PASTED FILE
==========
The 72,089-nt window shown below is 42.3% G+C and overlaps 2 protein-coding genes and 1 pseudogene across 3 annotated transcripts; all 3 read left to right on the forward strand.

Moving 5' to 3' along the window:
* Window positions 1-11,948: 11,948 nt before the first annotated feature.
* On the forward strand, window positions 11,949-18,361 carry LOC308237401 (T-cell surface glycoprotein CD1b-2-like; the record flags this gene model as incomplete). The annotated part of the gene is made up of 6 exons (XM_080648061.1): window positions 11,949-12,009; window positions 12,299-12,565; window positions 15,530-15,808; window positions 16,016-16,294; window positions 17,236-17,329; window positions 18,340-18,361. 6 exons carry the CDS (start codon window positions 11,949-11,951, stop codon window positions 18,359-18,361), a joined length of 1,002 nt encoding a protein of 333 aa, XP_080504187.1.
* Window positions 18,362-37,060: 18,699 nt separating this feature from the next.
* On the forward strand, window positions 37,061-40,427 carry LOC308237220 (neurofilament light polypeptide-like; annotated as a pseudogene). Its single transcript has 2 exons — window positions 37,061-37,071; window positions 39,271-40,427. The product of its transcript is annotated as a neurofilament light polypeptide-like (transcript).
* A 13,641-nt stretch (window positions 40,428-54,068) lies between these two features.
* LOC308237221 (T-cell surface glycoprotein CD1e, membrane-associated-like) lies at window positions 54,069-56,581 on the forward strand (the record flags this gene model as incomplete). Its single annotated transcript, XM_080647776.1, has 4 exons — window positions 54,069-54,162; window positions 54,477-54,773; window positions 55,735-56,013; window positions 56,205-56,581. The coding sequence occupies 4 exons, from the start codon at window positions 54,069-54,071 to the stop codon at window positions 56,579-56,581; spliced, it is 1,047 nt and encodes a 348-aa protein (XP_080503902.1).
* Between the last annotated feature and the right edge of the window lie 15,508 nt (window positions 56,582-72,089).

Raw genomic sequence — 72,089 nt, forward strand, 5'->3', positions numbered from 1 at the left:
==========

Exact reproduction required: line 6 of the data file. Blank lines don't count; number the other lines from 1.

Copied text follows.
* On the forward strand, window positions 37,061-40,427 carry LOC308237220 (neurofilament light polypeptide-like; annotated as a pseudogene). Its single transcript has 2 exons — window positions 37,061-37,071; window positions 39,271-40,427. The product of its transcript is annotated as a neurofilament light polypeptide-like (transcript).